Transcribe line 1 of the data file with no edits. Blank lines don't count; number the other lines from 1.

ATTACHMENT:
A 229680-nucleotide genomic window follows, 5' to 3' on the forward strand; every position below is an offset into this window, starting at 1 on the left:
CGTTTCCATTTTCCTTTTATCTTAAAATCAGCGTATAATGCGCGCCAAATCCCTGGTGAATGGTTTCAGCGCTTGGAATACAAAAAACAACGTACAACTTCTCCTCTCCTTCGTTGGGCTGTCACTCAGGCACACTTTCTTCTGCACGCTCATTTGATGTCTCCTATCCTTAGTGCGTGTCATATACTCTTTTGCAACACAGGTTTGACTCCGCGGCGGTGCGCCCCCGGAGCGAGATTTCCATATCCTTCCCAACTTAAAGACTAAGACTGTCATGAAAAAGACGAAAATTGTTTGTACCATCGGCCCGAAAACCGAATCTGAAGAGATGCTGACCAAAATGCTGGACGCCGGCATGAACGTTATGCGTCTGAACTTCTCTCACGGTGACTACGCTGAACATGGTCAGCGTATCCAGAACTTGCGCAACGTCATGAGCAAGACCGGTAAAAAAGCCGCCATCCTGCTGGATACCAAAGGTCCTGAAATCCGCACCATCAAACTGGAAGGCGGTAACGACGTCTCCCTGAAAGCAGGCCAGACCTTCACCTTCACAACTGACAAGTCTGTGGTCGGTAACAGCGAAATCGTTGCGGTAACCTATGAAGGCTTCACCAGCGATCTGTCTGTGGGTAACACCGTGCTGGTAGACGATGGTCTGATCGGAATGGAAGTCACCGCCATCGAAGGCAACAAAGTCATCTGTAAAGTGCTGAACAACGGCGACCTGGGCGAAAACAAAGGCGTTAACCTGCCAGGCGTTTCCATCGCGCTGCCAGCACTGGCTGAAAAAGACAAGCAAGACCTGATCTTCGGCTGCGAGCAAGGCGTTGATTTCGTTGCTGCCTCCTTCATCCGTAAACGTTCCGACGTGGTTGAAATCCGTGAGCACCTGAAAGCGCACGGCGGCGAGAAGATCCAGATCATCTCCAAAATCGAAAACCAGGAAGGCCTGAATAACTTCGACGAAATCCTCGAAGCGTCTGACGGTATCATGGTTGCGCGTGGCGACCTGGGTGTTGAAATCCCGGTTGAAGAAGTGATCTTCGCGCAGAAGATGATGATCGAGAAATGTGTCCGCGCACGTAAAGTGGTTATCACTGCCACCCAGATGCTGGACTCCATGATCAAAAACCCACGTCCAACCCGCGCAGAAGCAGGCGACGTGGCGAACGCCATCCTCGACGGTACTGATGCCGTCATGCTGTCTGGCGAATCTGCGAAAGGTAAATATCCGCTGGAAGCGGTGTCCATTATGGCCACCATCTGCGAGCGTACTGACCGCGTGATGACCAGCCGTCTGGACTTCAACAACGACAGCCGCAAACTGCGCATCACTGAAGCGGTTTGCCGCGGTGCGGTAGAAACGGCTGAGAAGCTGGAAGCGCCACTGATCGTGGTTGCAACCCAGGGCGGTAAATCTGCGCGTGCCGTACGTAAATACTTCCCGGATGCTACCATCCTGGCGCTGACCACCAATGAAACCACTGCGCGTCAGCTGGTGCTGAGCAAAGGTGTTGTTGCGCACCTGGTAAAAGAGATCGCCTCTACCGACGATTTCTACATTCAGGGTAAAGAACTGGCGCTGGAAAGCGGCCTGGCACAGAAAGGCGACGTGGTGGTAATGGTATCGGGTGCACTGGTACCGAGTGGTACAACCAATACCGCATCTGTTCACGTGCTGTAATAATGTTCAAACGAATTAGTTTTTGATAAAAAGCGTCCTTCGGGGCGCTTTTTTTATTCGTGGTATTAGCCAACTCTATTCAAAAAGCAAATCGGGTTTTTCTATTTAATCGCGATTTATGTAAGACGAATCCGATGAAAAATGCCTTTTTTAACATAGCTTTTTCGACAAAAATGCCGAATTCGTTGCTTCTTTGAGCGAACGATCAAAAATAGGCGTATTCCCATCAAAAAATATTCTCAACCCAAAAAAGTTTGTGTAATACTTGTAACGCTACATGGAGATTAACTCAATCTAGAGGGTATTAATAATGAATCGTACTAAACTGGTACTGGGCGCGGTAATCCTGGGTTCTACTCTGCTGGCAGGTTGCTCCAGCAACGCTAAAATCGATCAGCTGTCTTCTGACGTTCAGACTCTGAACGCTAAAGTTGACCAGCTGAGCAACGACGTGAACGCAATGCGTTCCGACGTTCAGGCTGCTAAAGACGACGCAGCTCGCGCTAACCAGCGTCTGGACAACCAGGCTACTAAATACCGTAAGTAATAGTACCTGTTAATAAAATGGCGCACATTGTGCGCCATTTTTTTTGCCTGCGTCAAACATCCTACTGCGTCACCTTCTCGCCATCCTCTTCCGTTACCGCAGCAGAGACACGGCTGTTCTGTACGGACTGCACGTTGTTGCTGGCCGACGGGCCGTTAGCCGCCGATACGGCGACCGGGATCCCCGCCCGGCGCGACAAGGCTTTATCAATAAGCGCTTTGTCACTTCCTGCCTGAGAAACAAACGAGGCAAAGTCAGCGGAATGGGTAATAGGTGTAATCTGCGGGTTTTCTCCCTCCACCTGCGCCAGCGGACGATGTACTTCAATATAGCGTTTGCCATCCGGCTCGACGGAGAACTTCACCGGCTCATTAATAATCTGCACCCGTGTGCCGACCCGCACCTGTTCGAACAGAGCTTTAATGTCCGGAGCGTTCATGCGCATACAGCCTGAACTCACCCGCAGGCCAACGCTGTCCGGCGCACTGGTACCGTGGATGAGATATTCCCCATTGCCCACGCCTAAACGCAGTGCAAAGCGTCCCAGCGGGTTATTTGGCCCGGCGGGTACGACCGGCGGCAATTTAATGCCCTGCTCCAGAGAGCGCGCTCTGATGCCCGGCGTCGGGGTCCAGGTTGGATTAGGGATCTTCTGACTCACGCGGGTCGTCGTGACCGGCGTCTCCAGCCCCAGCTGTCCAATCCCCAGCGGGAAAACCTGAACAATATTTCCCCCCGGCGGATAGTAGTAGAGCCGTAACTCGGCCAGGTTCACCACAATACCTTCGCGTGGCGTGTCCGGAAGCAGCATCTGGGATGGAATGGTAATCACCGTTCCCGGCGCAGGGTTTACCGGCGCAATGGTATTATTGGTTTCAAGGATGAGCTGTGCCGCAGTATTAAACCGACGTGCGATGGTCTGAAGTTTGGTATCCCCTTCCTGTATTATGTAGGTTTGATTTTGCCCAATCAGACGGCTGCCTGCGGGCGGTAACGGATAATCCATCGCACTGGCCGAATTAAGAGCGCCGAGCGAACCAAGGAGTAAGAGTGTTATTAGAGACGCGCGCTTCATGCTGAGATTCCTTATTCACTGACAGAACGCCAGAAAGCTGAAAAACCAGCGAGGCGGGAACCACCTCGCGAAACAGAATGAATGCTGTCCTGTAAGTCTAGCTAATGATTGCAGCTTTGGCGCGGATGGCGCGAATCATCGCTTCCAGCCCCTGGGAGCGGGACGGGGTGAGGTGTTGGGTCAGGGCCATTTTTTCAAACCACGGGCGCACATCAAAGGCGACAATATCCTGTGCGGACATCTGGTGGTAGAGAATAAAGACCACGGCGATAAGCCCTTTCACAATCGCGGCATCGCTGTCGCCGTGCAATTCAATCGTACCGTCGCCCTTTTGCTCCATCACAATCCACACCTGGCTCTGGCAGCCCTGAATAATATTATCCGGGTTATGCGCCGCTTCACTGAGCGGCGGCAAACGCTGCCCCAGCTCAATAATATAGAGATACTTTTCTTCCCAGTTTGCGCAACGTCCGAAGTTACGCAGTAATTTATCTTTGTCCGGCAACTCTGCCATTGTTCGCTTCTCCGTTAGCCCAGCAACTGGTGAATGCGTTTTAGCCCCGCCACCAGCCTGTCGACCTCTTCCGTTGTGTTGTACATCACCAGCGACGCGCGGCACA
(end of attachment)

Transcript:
A 229680-nucleotide genomic window follows, 5' to 3' on the forward strand; every position below is an offset into this window, starting at 1 on the left: